The start of a conversation (?) with my “representative”

A few weeks ago, I prodded my “representative,” Jeremy Hunt MP, on the issue of our freedom to drive cars. I copied to him the letter I sent to the transport secretary, Mark Harper MP, which you can find here: Mr. Hunt replied yesterday. Here are his reply and my response to it. At least I got a substantive reply! I could dissect Mr. Hunt’s reply if I chose to. But I’ll leave you, my dear reader, to do that for yourself.

Dear Neil,

Thank you for your email regarding restrictions on car use and 15-minute neighbourhoods. I apologise for the slight delay in getting back to you.

I am aware of recent debates about the concept of 15-minute neighbourhoods and cities. I am also aware of the specific proposals from Oxford City Council which I should note have not been funded by the government.

However, as part of the Levelling Up Fund, the government has provided funding for a 15-minute neighbourhood project in Newham. To be clear, the concept I refer to is about ensuring that everyone has access to everyday needs and essentials, such as shops, local parks or healthcare facilities, within a 15-minute walk of their home. I believe we can all agree on the benefits of improving local connectivity and ensuring day-to-day essentials are easily accessible.

I understand that local authorities are encouraged to focus on transport issues from the earliest stage in the planning system. The National Planning Policy Framework advises that significant new housing developments should be focused on locations which either are or can be made sustainable and offer a genuine choice of transport modes. Public transport is an important part of these developments, but I do not believe this means that any restrictions on car use are being implemented.

I hope this explains the government’s position on this matter, but as this is an issue you care deeply about I will continue to monitor developments closely.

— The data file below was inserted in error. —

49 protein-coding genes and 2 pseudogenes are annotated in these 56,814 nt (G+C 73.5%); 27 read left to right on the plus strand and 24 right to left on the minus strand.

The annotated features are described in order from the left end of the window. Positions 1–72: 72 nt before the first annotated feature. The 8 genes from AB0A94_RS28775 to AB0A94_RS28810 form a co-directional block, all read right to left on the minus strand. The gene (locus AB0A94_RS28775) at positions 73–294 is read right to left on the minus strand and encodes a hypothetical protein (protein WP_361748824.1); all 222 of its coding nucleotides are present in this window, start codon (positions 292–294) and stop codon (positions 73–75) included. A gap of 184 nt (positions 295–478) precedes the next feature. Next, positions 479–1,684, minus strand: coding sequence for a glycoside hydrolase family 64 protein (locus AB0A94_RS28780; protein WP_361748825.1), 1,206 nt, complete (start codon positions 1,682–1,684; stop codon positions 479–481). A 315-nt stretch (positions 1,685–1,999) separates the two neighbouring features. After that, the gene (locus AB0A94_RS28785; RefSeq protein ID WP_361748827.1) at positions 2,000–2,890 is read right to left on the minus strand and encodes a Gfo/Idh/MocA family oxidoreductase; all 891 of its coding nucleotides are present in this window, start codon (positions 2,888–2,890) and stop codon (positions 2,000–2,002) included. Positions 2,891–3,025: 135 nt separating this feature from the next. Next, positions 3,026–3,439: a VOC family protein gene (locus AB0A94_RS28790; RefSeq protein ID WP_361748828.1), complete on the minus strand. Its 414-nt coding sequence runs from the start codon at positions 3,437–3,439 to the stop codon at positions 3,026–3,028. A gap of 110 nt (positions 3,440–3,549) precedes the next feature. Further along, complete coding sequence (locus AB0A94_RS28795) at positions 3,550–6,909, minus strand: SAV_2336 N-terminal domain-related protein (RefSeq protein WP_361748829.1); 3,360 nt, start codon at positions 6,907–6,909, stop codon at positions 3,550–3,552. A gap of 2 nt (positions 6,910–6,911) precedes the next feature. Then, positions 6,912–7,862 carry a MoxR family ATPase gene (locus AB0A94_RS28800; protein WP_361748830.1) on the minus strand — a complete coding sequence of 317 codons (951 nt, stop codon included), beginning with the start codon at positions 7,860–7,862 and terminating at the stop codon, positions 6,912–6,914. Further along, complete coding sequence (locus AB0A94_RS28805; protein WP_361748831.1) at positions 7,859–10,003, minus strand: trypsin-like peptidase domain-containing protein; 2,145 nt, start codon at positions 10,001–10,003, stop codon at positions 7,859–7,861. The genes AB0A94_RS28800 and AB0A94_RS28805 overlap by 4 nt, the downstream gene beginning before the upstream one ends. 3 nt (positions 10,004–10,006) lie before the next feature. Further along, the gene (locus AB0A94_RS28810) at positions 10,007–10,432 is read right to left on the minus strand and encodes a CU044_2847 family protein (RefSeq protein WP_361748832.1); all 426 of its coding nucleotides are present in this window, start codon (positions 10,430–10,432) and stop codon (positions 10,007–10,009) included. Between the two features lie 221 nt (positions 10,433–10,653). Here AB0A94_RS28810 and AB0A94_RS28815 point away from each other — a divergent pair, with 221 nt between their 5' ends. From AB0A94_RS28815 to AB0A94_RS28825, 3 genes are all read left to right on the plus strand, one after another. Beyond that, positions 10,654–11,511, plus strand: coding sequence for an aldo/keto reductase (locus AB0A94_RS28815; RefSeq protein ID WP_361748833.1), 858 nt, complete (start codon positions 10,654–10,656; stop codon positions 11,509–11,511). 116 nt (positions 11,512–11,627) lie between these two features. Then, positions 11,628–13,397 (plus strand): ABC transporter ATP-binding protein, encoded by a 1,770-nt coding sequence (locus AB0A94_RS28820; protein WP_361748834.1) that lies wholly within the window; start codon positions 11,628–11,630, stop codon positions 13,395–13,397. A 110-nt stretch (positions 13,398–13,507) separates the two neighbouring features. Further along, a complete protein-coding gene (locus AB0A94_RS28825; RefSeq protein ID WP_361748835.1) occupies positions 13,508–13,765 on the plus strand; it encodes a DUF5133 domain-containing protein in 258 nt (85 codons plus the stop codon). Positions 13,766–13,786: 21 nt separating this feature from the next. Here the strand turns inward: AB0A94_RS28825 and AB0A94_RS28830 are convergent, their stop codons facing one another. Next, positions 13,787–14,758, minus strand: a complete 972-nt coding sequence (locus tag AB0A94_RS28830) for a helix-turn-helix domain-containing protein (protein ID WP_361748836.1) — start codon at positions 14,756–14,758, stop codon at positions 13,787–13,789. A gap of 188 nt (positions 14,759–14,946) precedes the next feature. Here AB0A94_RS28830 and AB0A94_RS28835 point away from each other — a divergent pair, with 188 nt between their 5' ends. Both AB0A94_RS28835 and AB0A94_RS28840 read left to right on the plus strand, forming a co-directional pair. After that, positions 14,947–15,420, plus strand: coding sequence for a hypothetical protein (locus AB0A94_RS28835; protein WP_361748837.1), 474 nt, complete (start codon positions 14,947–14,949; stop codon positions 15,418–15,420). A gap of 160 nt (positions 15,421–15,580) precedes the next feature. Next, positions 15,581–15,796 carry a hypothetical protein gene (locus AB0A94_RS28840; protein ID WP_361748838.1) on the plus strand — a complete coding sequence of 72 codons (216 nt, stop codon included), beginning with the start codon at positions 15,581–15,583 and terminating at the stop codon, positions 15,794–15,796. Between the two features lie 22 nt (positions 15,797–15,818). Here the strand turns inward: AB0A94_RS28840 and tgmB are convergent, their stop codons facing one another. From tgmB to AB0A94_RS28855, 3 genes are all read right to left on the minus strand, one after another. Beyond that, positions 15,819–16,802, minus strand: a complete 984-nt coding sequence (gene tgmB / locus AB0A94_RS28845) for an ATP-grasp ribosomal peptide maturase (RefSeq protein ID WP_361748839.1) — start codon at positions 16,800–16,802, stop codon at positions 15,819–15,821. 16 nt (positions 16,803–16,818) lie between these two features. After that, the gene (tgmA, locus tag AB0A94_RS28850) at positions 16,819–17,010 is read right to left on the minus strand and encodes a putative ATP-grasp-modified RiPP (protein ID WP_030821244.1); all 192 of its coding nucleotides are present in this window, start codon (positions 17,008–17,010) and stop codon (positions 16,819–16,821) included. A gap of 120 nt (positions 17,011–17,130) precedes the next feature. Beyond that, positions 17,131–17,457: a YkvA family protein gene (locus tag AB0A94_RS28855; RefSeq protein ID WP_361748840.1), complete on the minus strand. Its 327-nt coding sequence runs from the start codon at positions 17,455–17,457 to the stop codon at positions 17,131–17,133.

Finally, if you do not already receive it, would it be helpful for you to receive my weekly update of events in Westminster and locally? You can sign up here and can unsubscribe at any time.

Thank you again for taking the time to raise your concerns with me.

Best wishes,


The Rt. Hon. Jeremy Hunt,

Member of Parliament for South West Surrey.

My reply (Sent Sat 11/03/2023 13:31)

Dear Mr Hunt,

To an extent the 15-minute cities and the traffic restrictions are separate issues, but they seem to have been rolled into one in the minds of many people, including those in Oxford. This is unsurprising, given that they are being pushed at the same time by the same parties, in that case Oxford City Council and Oxfordshire County Council. And there is already talk of similar traffic schemes being extended to smaller Oxfordshire towns, such as Witney.

We can all see how dishonest Oxfordshire have been with their pseudo-“consultation.” If local governments are behaving in these ways towards the people they are supposed to serve, should national government not step in and ensure that schemes such as these, which clearly do not have the support of the people affected by them, are ditched?

While the 15-minute neighbourhood concept may be appropriate in big cities or for new build, it is clearly unworkable in places like Godalming. And restrictions on cars are a no-no where the public transport is anything less than excellent. My concern is that there is rising pressure to impose these kinds of policies in areas where they are not appropriate.

I wish I could share your apparent optimism when you say “I do not believe this means that any restrictions on car use are being implemented.” As you will know, Surrey County Council is a member of UK 100, a group of councils who “have pledged to lead a rapid transition to Net Zero with Clean Air in their communities ahead of the government’s legal target.” Waverley Borough Council is not yet part of this organization, but that seems to be only a matter of time. The way I see things developing, “Nett Zero” has already been used to stop anyone but the rich from being able to afford to buy new or nearly new cars, and “Clean Air” is then lined up to be used as the excuse to make it impossible for people to continue to run their older cars.

I have written a (highly acerbic) screed on UK 100, and its city counterpart C40, here:

Yours sincerely,

Neil Lock

Leave a Reply